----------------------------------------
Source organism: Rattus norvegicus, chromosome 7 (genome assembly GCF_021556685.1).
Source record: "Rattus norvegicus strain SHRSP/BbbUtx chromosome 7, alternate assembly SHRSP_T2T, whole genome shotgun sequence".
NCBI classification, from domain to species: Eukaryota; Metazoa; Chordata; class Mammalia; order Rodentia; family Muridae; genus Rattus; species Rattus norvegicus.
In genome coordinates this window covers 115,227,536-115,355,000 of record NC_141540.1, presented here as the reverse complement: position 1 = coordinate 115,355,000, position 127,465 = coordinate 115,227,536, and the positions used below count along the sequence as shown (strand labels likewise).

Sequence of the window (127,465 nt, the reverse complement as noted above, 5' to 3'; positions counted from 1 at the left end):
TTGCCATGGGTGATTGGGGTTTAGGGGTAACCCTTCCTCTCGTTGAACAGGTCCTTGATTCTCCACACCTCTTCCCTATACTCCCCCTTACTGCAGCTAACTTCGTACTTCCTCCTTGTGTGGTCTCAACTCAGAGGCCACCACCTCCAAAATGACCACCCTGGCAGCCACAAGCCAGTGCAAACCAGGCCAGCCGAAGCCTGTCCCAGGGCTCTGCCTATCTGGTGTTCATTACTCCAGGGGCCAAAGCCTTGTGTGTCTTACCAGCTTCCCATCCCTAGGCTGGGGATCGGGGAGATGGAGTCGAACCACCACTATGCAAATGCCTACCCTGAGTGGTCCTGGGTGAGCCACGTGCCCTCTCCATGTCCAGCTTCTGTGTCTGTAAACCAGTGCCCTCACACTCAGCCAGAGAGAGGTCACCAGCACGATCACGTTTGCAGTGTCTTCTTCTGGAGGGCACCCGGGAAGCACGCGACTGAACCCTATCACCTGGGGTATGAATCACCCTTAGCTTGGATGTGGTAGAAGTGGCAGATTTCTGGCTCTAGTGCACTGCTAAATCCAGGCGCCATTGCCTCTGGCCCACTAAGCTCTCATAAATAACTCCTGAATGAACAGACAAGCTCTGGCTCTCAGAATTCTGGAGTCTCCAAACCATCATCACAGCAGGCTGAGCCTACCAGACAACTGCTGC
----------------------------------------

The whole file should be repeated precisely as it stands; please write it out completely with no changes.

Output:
Source organism: Rattus norvegicus, chromosome 7 (genome assembly GCF_021556685.1).
Source record: "Rattus norvegicus strain SHRSP/BbbUtx chromosome 7, alternate assembly SHRSP_T2T, whole genome shotgun sequence".
NCBI classification, from domain to species: Eukaryota; Metazoa; Chordata; class Mammalia; order Rodentia; family Muridae; genus Rattus; species Rattus norvegicus.
In genome coordinates this window covers 115,227,536-115,355,000 of record NC_141540.1, presented here as the reverse complement: position 1 = coordinate 115,355,000, position 127,465 = coordinate 115,227,536, and the positions used below count along the sequence as shown (strand labels likewise).

Sequence of the window (127,465 nt, the reverse complement as noted above, 5' to 3'; positions counted from 1 at the left end):
TTGCCATGGGTGATTGGGGTTTAGGGGTAACCCTTCCTCTCGTTGAACAGGTCCTTGATTCTCCACACCTCTTCCCTATACTCCCCCTTACTGCAGCTAACTTCGTACTTCCTCCTTGTGTGGTCTCAACTCAGAGGCCACCACCTCCAAAATGACCACCCTGGCAGCCACAAGCCAGTGCAAACCAGGCCAGCCGAAGCCTGTCCCAGGGCTCTGCCTATCTGGTGTTCATTACTCCAGGGGCCAAAGCCTTGTGTGTCTTACCAGCTTCCCATCCCTAGGCTGGGGATCGGGGAGATGGAGTCGAACCACCACTATGCAAATGCCTACCCTGAGTGGTCCTGGGTGAGCCACGTGCCCTCTCCATGTCCAGCTTCTGTGTCTGTAAACCAGTGCCCTCACACTCAGCCAGAGAGAGGTCACCAGCACGATCACGTTTGCAGTGTCTTCTTCTGGAGGGCACCCGGGAAGCACGCGACTGAACCCTATCACCTGGGGTATGAATCACCCTTAGCTTGGATGTGGTAGAAGTGGCAGATTTCTGGCTCTAGTGCACTGCTAAATCCAGGCGCCATTGCCTCTGGCCCACTAAGCTCTCATAAATAACTCCTGAATGAACAGACAAGCTCTGGCTCTCAGAATTCTGGAGTCTCCAAACCATCATCACAGCAGGCTGAGCCTACCAGACAACTGCTGC